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Funding cuts pose challenges for the university business model

Universities source around 60% of their funding from the government - down from 90% in the 1980s. AAP

As state premiers meet to thrash out an agreement on funding the Gonski school reforms, universities have been gnashing their teeth at being the losers in the funding equation.

Earlier this week, Vice-Chancellor of Monash University, Professor Ed Byrne, told ABC Radio that the higher education public funding cuts announced to help pay for the schools reforms were a “significant blow” to the university sector, adding that “we don’t have any fat in the system … we’ve pretty much cut to the bone”.

Fred Hilmer, Vice-Chancellor of the University of New South Wales, said the cuts were “short-sighted” and “cynical”.

In light of this debate, it’s worth delving into just where Australian universities source their funding.

In the early 1980s, public funding was the source of approximately 90% of university income. However, the most recent financial reports provided by the Department of Innovation shows that this has dropped to roughly 60%. So where are universities getting the rest of the money?

About 15% comes from fee-paying overseas students. But the value is far greater than that and not just to the universities.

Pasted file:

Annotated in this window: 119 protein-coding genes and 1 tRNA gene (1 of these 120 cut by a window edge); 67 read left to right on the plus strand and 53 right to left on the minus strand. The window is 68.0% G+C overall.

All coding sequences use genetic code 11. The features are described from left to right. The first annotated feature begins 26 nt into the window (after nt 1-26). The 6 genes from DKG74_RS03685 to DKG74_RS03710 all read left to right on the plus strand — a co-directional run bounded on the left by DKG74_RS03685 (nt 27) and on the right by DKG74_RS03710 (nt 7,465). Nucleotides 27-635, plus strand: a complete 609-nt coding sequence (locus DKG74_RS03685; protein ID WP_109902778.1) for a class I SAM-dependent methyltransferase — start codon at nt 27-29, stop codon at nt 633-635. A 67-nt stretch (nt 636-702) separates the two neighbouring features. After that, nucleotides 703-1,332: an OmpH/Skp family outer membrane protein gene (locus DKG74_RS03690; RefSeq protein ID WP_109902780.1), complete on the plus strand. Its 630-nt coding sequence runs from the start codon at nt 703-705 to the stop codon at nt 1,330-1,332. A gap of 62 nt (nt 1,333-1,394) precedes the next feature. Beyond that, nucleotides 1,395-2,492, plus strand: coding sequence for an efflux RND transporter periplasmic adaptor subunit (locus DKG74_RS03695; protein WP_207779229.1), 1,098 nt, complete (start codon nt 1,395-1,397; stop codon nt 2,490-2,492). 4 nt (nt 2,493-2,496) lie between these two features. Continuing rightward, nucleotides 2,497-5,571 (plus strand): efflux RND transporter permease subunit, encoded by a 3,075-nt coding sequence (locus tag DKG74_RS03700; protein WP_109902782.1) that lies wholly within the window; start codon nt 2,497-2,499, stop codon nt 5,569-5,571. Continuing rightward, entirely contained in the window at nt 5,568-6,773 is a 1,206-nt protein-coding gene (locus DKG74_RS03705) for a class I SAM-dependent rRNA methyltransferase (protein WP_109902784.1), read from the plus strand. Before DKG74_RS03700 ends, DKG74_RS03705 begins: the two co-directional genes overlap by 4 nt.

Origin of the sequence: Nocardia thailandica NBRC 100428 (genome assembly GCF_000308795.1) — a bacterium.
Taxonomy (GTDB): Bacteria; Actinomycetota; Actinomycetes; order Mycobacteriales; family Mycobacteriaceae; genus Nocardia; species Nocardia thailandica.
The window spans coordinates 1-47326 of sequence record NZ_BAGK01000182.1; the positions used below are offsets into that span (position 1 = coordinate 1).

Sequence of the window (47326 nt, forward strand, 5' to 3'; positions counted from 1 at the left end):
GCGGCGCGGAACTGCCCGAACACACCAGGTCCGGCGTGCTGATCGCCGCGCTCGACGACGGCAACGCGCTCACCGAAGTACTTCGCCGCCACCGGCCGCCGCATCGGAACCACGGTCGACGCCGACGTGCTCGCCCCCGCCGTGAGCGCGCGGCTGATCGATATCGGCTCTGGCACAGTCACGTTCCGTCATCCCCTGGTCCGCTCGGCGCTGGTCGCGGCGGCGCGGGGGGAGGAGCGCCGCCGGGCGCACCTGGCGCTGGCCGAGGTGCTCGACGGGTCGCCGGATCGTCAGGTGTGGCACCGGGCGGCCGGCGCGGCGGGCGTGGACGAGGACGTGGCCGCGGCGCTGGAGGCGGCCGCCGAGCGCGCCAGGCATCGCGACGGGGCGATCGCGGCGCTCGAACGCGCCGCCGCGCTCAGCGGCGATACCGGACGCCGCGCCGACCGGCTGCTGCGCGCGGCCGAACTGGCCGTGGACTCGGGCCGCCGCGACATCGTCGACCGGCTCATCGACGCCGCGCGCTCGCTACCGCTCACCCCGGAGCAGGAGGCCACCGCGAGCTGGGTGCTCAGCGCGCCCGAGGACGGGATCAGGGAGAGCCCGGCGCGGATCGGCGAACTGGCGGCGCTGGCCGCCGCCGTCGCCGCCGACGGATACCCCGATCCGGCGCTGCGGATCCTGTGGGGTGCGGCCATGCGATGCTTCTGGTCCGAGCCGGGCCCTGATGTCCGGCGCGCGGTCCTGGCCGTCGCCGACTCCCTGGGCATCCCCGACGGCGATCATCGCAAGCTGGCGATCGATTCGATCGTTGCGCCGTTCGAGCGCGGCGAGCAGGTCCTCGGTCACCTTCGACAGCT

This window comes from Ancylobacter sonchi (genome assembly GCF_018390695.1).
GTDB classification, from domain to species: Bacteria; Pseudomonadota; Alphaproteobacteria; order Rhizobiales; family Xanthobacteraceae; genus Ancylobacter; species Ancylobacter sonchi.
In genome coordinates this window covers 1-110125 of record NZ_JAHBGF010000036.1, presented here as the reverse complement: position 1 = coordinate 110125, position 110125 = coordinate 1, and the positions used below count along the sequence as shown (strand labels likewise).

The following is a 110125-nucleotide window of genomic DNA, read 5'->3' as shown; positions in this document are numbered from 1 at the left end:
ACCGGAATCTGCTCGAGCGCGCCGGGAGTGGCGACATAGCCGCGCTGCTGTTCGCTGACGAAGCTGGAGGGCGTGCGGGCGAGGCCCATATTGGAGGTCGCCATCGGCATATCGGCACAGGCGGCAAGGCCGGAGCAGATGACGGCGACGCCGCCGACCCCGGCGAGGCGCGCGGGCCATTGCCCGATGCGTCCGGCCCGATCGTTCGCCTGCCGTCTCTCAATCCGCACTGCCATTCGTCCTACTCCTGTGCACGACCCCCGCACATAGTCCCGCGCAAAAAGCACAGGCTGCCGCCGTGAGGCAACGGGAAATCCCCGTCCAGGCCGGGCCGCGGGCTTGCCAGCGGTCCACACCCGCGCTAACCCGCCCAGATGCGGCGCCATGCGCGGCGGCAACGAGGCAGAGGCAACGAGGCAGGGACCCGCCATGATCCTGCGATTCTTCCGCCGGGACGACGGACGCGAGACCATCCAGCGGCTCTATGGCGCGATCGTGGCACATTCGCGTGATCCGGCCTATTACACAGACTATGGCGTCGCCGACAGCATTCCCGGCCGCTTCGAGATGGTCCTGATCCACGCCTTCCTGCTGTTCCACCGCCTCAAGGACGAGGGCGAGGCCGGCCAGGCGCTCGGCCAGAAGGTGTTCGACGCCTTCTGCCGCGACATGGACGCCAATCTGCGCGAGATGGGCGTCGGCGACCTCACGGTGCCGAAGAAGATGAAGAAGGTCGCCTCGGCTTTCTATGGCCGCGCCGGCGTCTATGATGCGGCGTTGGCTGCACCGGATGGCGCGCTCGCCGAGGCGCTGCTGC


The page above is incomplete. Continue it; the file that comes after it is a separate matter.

Education is now Australia’s third biggest export sector, generating $18.6 billion in 2009 and supporting approximately 125,000 jobs across Australia. This includes students in secondary and vocational institutions; however the universities generate the lion’s share of this economic activity.

It is the reason why the sector is very sensitive to economic pressures such as the high Australian dollar, social pressures such as student safety or racial tension, and brand issues regarding the reputational quality of Australian qualifications.

It’s not so simple, however, to increase revenue by increasing international student enrolments. Previous quality reviews of university quality and standards (formerly by AUQA and now TEQSA), have identified the challenge for universities with high numbers of international students to be able to deliver an “Australian” university experience. So more international students equals more money, but possibly damages “Brand Australia”.

Next in terms of value are consultancies and contracts (mostly research), which accounts for 5%. It may come as a surprise to many that this figure is so low. The main reason is that universities encourage their researchers to concentrate on government funding schemes for their multiplier effect.

Not only does the university get the direct funds for the research, they also get additional recurrent funding via Research Infrastructure Block Grants scheme. Good research generates good findings, which are taken as evidence of research quality, which ultimately secures even more money via the Sustainable Research Excellence scheme.

If the government wants universities to engage with industry more, it can either use more carrots (e.g. add a multiplier to industry-funded research, such as the ARC Linkage Scheme), a stick (remove the multiplier for government funds) or both. It also needs to get serious about supporting universities in creating a robust framework for dealing with intellectual property disputes.